In Constitutions and Conflict Management in Africa, Alan J. Kuperman has assembled a diverse set of international scholars with different backgrounds ranging from Ph.D. candidates, to practitioners, to a distinguished professor emeritus. The book’s purpose is to contribute to a debate over whether “accommodation” or “integration” is the optimal constitutional design for African states (2-3). It is upfront in acknowledging that there are considerable methodological challenges to such a study, which Kuperman lists as “causal variable, outcome variables, endogeneity, omitted variables, selection effects, and degrees of freedom” (9).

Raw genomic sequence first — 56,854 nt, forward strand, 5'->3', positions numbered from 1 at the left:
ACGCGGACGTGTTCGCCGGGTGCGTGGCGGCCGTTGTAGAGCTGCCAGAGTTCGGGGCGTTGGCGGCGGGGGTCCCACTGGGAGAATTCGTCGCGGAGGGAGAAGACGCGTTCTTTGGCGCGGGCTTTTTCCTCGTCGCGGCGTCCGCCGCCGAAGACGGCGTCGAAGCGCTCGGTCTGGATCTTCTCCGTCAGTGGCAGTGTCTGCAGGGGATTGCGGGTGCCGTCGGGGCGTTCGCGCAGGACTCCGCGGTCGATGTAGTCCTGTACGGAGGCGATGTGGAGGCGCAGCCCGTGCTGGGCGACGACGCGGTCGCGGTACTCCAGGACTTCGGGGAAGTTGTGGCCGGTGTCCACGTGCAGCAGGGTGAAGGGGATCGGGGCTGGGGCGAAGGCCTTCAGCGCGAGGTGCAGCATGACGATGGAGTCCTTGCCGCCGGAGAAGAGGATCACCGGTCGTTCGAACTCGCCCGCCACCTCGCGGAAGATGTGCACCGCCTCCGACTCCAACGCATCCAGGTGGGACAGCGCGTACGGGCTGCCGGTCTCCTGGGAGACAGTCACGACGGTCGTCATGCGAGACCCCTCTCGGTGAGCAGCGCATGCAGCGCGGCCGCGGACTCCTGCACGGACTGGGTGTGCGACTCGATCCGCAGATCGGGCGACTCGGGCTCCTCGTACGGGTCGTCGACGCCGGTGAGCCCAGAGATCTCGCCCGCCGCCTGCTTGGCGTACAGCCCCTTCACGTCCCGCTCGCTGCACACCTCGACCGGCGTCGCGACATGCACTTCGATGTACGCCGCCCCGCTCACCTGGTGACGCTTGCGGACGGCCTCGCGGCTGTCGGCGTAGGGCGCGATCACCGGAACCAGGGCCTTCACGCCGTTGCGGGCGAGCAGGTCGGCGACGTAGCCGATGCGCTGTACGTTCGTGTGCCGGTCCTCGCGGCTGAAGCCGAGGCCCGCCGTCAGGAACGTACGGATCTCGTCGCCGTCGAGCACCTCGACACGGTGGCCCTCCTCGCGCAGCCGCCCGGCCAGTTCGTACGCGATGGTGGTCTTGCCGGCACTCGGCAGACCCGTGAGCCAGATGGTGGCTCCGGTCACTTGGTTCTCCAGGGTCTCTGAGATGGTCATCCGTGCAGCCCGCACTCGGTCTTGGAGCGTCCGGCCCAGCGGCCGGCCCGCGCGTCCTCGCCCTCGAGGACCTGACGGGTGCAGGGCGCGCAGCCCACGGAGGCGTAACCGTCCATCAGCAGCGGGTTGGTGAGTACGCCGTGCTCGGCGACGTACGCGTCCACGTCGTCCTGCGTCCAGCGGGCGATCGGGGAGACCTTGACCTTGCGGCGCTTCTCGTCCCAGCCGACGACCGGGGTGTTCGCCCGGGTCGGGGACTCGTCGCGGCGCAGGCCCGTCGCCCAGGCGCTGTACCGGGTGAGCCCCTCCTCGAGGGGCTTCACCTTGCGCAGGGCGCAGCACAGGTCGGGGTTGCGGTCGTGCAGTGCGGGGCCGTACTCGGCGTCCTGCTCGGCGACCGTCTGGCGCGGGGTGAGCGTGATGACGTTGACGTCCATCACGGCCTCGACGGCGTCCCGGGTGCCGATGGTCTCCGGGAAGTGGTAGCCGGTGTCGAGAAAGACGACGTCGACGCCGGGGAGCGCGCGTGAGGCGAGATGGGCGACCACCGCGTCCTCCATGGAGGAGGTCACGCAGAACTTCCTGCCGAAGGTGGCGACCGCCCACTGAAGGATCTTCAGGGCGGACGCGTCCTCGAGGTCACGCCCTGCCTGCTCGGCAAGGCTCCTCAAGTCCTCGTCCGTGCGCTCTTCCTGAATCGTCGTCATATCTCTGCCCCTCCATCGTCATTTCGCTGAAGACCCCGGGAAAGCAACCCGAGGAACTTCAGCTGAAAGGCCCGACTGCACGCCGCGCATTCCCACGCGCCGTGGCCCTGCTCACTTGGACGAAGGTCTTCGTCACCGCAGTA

International relations scholars have long recognized the importance of status concerns in motivating state behavior. However, surprisingly little work has disentangled status from its association with the distribution of power in the international system to identify clear conditions under which status dissatisfaction will be more or less salient. In this article, Joslyn Barnhart addresses both questions directly, presenting a theory which argues that humiliating events drive states’ efforts to assert their status through competitive behavior. She then supports her argument using evidence from French and German colonial expansion in Africa during the early 1880s. Importantly, these status concerns can occur regardless of the relative power between the state sender and receiver of the humiliation, and regardless of whether the states in question are rising or declining powers. In this way, Barnhart’s article contributes to a growing literature which seeks both to explain and identify the effects of variation in the salience of status insecurity in international relations.